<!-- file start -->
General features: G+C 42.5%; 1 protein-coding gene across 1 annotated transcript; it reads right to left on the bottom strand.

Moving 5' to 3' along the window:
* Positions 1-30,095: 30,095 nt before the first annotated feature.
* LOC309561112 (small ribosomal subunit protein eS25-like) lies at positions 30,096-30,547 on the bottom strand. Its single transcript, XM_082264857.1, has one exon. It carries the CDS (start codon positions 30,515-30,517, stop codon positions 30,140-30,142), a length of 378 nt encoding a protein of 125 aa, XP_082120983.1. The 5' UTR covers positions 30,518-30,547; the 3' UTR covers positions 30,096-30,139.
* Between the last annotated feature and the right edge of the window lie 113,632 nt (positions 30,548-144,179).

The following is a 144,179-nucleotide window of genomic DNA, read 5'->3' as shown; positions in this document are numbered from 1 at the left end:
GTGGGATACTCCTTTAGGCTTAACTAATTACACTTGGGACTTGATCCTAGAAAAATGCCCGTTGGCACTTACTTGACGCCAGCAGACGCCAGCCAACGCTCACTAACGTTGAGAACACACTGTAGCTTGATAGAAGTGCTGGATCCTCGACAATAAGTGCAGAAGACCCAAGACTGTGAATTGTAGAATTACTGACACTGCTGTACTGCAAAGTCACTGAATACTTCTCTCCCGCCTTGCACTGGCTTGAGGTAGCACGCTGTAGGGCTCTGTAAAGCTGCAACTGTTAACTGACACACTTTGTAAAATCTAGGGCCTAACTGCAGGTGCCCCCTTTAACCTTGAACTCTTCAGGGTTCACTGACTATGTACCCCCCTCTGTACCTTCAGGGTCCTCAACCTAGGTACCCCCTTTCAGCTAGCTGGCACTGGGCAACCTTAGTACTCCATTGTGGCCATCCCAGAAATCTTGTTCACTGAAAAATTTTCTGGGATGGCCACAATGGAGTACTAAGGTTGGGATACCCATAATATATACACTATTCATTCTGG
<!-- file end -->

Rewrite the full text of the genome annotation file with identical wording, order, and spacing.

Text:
General features: G+C 42.5%; 1 protein-coding gene across 1 annotated transcript; it reads right to left on the bottom strand.

Moving 5' to 3' along the window:
* Positions 1-30,095: 30,095 nt before the first annotated feature.
* LOC309561112 (small ribosomal subunit protein eS25-like) lies at positions 30,096-30,547 on the bottom strand. Its single transcript, XM_082264857.1, has one exon. It carries the CDS (start codon positions 30,515-30,517, stop codon positions 30,140-30,142), a length of 378 nt encoding a protein of 125 aa, XP_082120983.1. The 5' UTR covers positions 30,518-30,547; the 3' UTR covers positions 30,096-30,139.
* Between the last annotated feature and the right edge of the window lie 113,632 nt (positions 30,548-144,179).

The following is a 144,179-nucleotide window of genomic DNA, read 5'->3' as shown; positions in this document are numbered from 1 at the left end:
GTGGGATACTCCTTTAGGCTTAACTAATTACACTTGGGACTTGATCCTAGAAAAATGCCCGTTGGCACTTACTTGACGCCAGCAGACGCCAGCCAACGCTCACTAACGTTGAGAACACACTGTAGCTTGATAGAAGTGCTGGATCCTCGACAATAAGTGCAGAAGACCCAAGACTGTGAATTGTAGAATTACTGACACTGCTGTACTGCAAAGTCACTGAATACTTCTCTCCCGCCTTGCACTGGCTTGAGGTAGCACGCTGTAGGGCTCTGTAAAGCTGCAACTGTTAACTGACACACTTTGTAAAATCTAGGGCCTAACTGCAGGTGCCCCCTTTAACCTTGAACTCTTCAGGGTTCACTGACTATGTACCCCCCTCTGTACCTTCAGGGTCCTCAACCTAGGTACCCCCTTTCAGCTAGCTGGCACTGGGCAACCTTAGTACTCCATTGTGGCCATCCCAGAAATCTTGTTCACTGAAAAATTTTCTGGGATGGCCACAATGGAGTACTAAGGTTGGGATACCCATAATATATACACTATTCATTCTGG